Small Dog Breeds

Small dog breeds are at much higher risk for early onset and fast progression of gum disease. In fact, a UK study of more than 22,000 dogs showed that those weighing under 22 lb. were 3x more likely to develop periodontal disease (advanced gum disease) compared to medium- and large-sized dog breeds.

Why are small dogs more likely to have dental issues and therefore bad dog breath? Because of tooth overcrowding. A typical adult dog has forty-two teeth. All those teeth in one itty-bitty mouth creates overcrowding, which allows plaque to easily build up.

Small dog breeds known for bad breath:

  • Toy Poodles
  • Cavalier King Charles Spaniels
  • Lhasa Apsos
  • Yorkies
  • Maltese
  • Pomeranians
  • Chihuahuas
  • Dachshunds (aka wiener dogs)

Brachycephalic Dog Breeds

Dogs with flat-faces, officially known as brachycephalic dogs (unofficially, as adorable smooshy-faces), often have malocclusions, meaning their teeth don’t line up properly. This, combined with their teeth being close together, can make the task of teeth cleaning more difficult and cause plaque to accumulate.

Brachycephalic breeds prone to bad breath:

  • Pugs
  • Bulldogs
  • Boxers
  • Boston Terriers
  • Shih Tzus (we shih tzu not)

My dog isn’t on the breath-that-smells-like-$#!t list, so I’m good to go!

Umm ... not so fast. While certain dog breeds may be more predisposed to gum disease, the fact is 90% of dogs over age two have some level of gum disease, which leads to smelly dog breath. All dogs need regular oral care to keep their teeth and gums healthy and their breath fresh.

Treating Your Dog’s Bad Breath

Reality check: If your dog has lots of tartar buildup or advanced gum disease, there is no miracle home cure. You need to make a fresh start with a professional dental cleaning. This is the ONLY WAY to remove all that yellow or brown rock-hard tartar (calculus) and clean under the gum line, which involves using hand instruments and scaler tips while the pet is under anesthesia, and then polishing the teeth. Waiting will only make the dental cleaning more expensive.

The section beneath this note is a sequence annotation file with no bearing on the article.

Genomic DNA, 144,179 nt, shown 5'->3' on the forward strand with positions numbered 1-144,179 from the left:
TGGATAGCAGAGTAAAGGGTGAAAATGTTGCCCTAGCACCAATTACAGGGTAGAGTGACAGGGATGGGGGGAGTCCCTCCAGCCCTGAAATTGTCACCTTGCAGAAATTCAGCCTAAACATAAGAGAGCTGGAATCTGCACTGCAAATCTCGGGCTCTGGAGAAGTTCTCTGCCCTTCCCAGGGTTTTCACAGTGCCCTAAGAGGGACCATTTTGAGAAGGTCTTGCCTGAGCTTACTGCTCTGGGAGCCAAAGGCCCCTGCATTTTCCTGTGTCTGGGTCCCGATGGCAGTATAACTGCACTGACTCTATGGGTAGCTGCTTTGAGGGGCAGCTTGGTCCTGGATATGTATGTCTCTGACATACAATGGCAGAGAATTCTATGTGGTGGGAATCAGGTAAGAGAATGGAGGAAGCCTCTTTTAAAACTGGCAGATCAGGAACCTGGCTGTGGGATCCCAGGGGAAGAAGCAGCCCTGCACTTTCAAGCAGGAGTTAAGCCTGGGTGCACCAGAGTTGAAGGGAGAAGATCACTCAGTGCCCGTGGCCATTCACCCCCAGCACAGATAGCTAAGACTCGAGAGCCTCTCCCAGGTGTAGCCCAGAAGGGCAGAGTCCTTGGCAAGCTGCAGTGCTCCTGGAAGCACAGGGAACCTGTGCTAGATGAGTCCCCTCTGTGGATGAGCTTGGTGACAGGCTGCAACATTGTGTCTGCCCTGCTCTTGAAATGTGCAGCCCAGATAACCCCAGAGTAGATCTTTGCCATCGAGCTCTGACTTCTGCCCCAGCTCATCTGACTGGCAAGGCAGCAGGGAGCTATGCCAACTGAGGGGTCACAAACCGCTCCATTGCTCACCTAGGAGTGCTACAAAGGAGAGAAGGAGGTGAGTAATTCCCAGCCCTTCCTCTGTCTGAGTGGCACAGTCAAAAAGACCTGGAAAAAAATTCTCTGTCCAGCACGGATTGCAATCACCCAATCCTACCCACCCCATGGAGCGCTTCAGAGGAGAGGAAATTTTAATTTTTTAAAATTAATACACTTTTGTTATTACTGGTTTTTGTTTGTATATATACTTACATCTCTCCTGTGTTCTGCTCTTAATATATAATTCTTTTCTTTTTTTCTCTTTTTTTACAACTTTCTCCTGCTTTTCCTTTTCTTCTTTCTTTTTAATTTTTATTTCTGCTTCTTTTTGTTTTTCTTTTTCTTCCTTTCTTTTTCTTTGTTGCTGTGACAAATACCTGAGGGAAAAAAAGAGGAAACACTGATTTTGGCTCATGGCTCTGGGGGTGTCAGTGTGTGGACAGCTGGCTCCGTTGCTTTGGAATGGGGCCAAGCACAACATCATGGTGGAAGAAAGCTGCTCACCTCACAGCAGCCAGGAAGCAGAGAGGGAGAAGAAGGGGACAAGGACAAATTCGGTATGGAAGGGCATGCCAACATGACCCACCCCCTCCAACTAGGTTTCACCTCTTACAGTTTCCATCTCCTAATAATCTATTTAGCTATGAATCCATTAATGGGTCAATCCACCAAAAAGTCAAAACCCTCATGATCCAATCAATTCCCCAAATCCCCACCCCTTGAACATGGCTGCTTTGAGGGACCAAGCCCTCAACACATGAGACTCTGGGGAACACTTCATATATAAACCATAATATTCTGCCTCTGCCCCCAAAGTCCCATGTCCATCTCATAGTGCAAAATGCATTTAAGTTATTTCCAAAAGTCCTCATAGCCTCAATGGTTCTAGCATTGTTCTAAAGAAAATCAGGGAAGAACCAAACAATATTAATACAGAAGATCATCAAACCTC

A routine dental cleaning will cost around $500 (depending on what part of the country you live in), but the cost will go up if tooth extractions or soft tissue removal is needed, things associated with more severe gum disease. Also, many veterinary clinics require blood work for dogs over seven years old before putting them under anesthesia. That cost is usually around $115. Don’t worry: your vet will give you a quote before any work is done.

Once your dog has their cleaning, you can start fresh with good oral care at home and potentially eliminate or reduce the need for professional cleanings in the future. And your dog’s breath will be so fresh. SUH-WEET!

6 Solutions to Fix Dog Bad Breath

Whether you want to try your hand at dog toothbrushing or you’re more the mellow, hands-off type, we’ve got you covered. There are dog bad breath solutions for everyone.

1. Make Sure Your Dog Gets an Annual Exam